3 pages/≈825 words
Business & Marketing
REAL WORD NEGOTIATIONS (Case Study Sample)
Instructions The NFL lockout has been big news for many football fans and businesses. There are many articles about what happened from the beginning until the issues were resolved and the lockout ended. **Read my attached article.** Read as much as you can on this issue. This is real world negotiation. Write a minimum of three full pages of text, double spaced, 12 font. Be sure your name and date are on the first page. Follow APA format. Case Study One: 1. Facts. Give an overview of the current NFL situation, be brief as possible, do not repeat the entire sequence of moves. What interesting or surprising things happened? 2. Mistakes. What do you think should not have been done? What types of strategies were used? Were they good ones? Why or why not? Was the outcome of the lockout a win-win situation? Why or why not? 3. Insights into style. What personal insights do you take away from this experience? What did you learn from the behavior of others in this situation? Do you sympathize more with one side than the other? Review the various conflict styles; competing, collaborating, compromising,avoiding and accommodating. 4. Concepts and tools. How do the concepts presented in the readings and discussions enrich your understanding of the process in negotiation (for this NFL situation), its outcome and or your own style? Review the various conflict styles; competing, collaborating, compromisin ============ Case Study One Players go to court as NFL labor talks break off Union decertifies, clearing the way for individual players to file antitrust lawsuits against the NFL - Font size - Print - E-mail - Share - 38 Comments Like this Story? Share it: Share On Facebook - o NFL Players Association Executive Director DeMaurice Smith speaks as he and a group of player representatives arrive for labor talks at the Federal Mediation and Conciliation Service building March 11, 2011 in Washington, DC. (Getty Images) - Previous slide Next slide o 0 o 1 - Stories - If NFL stops, "innocent bystanders" to take hit (CBS/AP) WASHINGTON - NFL labor talks broke down just hours before the latest contract extension expired Friday. The union decertified, and players including MVP quarterbacks Tom Brady and Peyton Manning sued the league, putting the country's most popular sport on a path to its first work stoppage since 1987. After 16 days of mediated talks with the NFL, the sides could not reach agreement on a new deal. The current one expires at the end of Friday, and the league could lock out its players. By decertifying, the union clears the way for individual players to file antitrust lawsuits against the NFL, which opted out of the CBA in 2008. It renounced its right to represent the players in contract bargaining. The CBA was due to expire a week ago and was extended twice. The union's latest move sets the stage for a lengthy court fight that could potentially threaten the 2011 season. The last work stoppage came when the players struck 24 years ago, leading to games with replacement players. Mike Freeman: NFL, players get down and dirty Pete Prisco: Both sides at fault In 1989, the NFLPA also decertified. Antitrust lawsuits by players forced a new CBA in 1993 that included free agency, and the union formed again that year. "We met with the owners until about 4 o'clock today," union head DeMaurice Smith said outside the mediator's office. "We discussed a proposal they had presented. At this time, significant differences continue to remain. We informed the owners that ... if there was going to be a request for an extension, that we asked for 10 years of audited financial information to accompany that extension." About 15 minutes later, the union decertified. "The parties have not achieved an overall agreement," federal mediator George Cohen said, "nor have they been able to resolve the strongly held competing positions that separated them on core issues. "No useful purpose would be served by requesting the parties to continue the mediation process at this time." The players' union immediately shut down its websites — NFLPA.org and NFLPlayers.com. A search for NFLPA.org yielded this message: "Error 404: Football Not Found. Please be patient as we work on resolving this. We are sorry for the inconvenience." The NFL issued a (very) lengthy statement of its own: "The fastest way to a fair agreement is for both the union and the clubs to continue the mediation process. Unfortunately, the players' union has notified our office that at 4pm ET it had "decertified" and is walking away from mediation and collective bargaining, presumably to initiate the antitrust litigation it has been threatening to file. In an effort to get a fair agreement now, the clubs offered a deal that would have had no adverse financial impact upon veteran players in the early years and would meet the players' financial demands in the latter years. "The union left a very good deal on the table. It included an offer to narrow the player compensation gap that existed in the negotiations by splitting the difference; guarantee reallocation of savings from first-round rookies to veterans and retirees without negatively affecting compensation for rounds 2-7; ensure no compensation reduction for veterans; implement new year-round health and safety rules; retain the current 16-4 season format for at least two years with any subsequent changes subject to the approval of the league and union; and establish a new legacy fund for retired players ($82 million contributed by the owners over the next two years). "The union was offered financial disclosure of audited league and club profitability information that is not even shared with the NFL clubs. "The expanded health and safety rules would include a reduction in offseason programs of five weeks (from 14 to nine) and of OTAs (Organized Team Activities) from 14 to 10; significant reductions in the amount of contact in practices; and other changes. "At a time when thousands of employees are fighting for their collective bargaining rights, this union has chosen to abandon collective bargaining in favor of a sham 'decertification' and antitrust litigation. This litigation maneuver is built on the indisputably false premise that the NFLPA has stopped being a union and will merely delay the process of reaching an agreement. "The NFL clubs remain committed to collective bargaining and the federal mediation process until an agreement is reached. The NFL calls on the union to return to negotiations immediately. NFL players, clubs, and fans want an agreement. The only place it can be reached is at the bargaining table." source..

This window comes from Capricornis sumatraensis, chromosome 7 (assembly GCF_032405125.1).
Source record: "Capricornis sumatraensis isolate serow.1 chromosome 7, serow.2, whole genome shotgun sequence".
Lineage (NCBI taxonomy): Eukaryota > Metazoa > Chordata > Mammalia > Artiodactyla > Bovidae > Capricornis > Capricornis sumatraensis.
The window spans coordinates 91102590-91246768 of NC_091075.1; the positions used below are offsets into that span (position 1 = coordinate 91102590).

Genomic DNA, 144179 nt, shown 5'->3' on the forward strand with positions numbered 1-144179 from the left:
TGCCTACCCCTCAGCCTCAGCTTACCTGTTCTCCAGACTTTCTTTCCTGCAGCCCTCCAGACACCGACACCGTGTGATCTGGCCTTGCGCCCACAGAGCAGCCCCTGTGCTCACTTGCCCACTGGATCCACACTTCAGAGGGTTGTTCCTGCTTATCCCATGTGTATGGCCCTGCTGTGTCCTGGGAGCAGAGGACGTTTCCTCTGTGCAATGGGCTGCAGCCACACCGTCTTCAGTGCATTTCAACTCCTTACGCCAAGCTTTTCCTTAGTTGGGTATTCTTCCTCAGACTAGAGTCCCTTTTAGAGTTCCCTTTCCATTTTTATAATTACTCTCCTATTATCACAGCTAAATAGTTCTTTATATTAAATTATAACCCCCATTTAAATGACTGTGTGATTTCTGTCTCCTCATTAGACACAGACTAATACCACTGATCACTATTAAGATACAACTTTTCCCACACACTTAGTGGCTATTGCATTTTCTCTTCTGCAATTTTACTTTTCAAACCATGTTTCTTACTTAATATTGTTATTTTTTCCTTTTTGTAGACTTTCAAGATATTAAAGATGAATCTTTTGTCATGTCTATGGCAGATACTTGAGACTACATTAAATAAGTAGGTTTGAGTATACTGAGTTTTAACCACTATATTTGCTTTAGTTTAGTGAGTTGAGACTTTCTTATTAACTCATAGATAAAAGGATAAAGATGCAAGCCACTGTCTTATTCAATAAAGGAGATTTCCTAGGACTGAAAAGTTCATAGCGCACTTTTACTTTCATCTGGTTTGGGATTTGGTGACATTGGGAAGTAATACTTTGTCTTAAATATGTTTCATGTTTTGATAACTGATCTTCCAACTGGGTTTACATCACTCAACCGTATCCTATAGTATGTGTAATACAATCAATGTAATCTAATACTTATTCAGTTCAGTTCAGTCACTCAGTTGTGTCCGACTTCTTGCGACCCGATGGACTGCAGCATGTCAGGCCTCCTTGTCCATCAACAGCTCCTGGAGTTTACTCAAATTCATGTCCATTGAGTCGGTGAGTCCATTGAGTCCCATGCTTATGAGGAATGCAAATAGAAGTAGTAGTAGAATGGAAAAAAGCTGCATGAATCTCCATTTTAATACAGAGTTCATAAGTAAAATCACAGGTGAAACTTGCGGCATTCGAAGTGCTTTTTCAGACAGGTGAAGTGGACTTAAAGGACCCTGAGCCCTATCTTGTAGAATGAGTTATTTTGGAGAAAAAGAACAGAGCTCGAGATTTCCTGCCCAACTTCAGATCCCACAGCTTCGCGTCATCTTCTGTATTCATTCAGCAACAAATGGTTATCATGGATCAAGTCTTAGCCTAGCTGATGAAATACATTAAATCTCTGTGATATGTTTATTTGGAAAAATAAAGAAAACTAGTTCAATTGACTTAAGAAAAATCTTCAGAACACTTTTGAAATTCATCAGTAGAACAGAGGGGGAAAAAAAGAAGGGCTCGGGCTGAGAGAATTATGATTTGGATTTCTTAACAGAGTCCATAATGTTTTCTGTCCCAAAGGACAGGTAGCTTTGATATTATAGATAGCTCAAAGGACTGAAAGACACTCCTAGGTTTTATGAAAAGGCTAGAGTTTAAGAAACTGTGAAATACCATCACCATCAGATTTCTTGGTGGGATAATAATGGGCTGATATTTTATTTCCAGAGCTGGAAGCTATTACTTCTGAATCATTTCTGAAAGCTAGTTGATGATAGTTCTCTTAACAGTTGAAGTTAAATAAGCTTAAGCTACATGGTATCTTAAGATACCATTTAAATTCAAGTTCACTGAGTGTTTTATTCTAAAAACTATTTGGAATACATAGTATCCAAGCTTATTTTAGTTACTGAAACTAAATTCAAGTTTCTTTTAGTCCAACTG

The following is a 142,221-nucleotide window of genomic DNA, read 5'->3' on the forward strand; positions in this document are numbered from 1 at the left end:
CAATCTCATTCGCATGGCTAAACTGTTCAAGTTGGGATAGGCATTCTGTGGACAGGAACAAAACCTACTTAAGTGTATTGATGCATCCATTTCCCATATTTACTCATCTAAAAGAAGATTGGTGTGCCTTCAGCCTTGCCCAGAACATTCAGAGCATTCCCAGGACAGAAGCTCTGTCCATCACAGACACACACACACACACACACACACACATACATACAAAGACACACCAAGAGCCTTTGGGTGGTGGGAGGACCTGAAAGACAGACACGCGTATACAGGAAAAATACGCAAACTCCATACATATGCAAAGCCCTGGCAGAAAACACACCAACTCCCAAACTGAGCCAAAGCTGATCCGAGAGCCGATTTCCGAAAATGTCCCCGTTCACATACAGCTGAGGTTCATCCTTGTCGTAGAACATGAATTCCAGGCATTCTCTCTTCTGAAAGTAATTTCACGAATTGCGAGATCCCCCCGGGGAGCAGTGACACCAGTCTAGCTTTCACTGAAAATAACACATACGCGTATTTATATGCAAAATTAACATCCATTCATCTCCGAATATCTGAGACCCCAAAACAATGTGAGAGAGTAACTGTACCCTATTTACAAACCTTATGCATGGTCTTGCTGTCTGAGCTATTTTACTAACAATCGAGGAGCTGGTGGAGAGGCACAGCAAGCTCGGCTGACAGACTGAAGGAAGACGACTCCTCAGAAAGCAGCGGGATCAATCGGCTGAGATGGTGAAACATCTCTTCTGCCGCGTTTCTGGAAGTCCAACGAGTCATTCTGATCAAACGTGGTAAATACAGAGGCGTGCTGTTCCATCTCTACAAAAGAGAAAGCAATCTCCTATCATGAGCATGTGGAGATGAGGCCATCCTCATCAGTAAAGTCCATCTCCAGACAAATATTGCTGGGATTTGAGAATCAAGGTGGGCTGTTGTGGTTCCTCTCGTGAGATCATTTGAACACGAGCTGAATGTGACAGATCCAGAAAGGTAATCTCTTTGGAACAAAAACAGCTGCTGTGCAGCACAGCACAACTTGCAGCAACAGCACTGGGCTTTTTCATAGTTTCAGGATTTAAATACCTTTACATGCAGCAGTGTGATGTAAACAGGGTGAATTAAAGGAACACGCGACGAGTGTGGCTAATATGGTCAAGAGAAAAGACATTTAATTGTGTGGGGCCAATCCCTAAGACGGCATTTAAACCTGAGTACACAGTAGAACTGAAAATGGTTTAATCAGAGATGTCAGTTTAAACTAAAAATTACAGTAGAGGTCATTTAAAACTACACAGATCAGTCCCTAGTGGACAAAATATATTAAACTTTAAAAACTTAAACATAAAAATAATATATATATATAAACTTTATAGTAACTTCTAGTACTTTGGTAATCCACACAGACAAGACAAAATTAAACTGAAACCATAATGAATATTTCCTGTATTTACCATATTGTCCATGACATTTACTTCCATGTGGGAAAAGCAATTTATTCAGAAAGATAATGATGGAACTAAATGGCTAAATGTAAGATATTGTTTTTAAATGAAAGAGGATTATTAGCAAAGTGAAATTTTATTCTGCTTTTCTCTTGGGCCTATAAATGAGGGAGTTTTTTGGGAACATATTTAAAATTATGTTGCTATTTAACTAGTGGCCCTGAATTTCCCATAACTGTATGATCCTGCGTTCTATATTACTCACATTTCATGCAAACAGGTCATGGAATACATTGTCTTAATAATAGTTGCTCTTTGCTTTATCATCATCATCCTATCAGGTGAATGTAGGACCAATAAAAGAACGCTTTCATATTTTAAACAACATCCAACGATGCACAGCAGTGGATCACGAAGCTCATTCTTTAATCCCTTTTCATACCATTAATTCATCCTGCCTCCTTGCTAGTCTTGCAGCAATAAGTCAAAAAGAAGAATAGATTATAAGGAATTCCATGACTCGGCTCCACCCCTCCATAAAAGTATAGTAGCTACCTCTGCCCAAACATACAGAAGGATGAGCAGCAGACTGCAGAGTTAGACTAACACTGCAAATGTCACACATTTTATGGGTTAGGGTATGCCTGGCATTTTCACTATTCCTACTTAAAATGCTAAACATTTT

REAL WORD NEGOTIATIONS
REAL WORD NEGOTIATIONS ON NFL
The current situation in NFL has dominated the sports news for the past few weeks over the Union decertified and the players including MVP quarterbacks (TOM Brady and Peyton Manning) sued the league and turned down the country's popular sport on the spot to its first work stoppage since 1987. "We met with the owners until about 4 o'clock today," union head DeMaurice Smith said outside the mediator's office. "We discussed a proposal they had presented. At this time, significant differences continue to remain. We informed the owners that ... if there was going to be a request for an extension, that we asked for 10 years of audited financial information to accompany that extension."
The NFL also had conflicts with the Union on the new collective bargaining agreement. The deadline for the agreement reached to an end but was extended by a week after failure to reach an agreement.
After some time as the meeting ended the union decertified and the Federal mediator George Cohen said, "The parties have not achieved an overall agreement, nor have they been able to resolve the strongly held competing positions that separated them on core issues. No useful purpose would be served by requesting the parties to continue the mediation process at this time.;
Surprisingly the parties are still far apart from reaching to an agreement on those issues on how to divide annual revenue and a new rookie compensation system and it is doubtful that an agreement may be reached by the extension of the one week given. The negotiation has been drawn-out and the length of negotiating process has been wearing down both sides to the point both parties are less willing to negotiate.